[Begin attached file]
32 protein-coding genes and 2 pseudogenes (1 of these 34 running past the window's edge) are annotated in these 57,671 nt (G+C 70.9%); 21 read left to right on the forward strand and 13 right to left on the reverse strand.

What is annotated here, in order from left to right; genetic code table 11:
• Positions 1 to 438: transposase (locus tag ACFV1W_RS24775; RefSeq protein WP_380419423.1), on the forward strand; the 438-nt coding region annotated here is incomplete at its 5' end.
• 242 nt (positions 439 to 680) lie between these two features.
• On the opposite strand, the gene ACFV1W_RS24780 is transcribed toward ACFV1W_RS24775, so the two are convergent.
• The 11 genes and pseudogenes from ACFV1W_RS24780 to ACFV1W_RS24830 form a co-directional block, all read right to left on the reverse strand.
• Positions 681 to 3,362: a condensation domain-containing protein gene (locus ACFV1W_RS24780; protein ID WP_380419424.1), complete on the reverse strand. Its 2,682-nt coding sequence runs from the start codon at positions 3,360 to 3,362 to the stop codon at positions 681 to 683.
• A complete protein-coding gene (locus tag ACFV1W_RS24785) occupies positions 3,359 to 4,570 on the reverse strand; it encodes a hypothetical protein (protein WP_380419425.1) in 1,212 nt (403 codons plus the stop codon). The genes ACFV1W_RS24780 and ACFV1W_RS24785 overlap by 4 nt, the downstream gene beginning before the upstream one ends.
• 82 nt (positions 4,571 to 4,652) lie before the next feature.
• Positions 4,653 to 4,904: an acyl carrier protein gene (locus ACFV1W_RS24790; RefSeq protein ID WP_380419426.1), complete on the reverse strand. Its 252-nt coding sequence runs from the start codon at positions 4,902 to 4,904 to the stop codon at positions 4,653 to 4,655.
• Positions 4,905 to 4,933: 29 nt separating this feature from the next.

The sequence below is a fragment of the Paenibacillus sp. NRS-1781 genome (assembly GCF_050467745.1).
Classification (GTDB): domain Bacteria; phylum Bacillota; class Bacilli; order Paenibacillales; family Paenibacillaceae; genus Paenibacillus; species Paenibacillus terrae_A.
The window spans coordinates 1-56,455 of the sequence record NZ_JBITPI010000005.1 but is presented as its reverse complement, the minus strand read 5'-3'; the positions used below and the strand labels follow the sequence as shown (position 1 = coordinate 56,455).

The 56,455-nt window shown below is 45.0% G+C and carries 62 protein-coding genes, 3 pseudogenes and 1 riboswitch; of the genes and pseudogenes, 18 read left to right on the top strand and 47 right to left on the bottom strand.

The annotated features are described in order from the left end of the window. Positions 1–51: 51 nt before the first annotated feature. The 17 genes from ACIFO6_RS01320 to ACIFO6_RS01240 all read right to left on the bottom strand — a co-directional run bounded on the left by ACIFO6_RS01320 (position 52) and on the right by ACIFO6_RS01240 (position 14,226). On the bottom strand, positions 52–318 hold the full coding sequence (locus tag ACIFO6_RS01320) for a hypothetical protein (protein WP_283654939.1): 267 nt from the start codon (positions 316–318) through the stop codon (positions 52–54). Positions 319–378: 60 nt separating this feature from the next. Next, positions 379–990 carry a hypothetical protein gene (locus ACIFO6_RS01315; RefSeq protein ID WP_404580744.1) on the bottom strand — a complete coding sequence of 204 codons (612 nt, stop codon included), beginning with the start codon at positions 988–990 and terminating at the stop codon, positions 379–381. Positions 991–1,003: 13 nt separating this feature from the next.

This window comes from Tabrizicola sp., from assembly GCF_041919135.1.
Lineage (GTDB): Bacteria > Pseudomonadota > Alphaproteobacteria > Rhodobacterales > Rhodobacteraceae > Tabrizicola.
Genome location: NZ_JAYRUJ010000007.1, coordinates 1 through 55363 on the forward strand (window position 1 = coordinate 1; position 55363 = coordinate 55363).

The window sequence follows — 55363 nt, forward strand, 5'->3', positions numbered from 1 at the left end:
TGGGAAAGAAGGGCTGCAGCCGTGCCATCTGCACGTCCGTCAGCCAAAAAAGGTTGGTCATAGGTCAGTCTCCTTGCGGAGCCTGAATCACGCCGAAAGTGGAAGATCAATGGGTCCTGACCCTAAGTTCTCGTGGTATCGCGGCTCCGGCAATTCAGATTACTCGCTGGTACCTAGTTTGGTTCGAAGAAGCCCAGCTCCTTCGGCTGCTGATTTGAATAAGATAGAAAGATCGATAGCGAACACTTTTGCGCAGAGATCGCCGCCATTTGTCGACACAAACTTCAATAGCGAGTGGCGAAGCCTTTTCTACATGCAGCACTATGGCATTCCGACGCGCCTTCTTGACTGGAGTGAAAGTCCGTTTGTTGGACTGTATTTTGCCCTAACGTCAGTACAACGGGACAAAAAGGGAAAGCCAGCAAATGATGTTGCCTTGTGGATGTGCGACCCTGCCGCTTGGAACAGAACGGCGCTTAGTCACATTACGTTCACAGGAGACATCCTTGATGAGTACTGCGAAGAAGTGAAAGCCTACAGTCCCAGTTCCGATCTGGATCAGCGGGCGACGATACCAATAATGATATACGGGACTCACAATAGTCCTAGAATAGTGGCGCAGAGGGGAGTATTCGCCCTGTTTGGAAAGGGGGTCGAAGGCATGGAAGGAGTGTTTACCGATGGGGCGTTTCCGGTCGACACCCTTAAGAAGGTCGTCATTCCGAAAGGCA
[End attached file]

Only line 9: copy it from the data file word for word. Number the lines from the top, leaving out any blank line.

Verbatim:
• 82 nt (positions 4,571 to 4,652) lie before the next feature.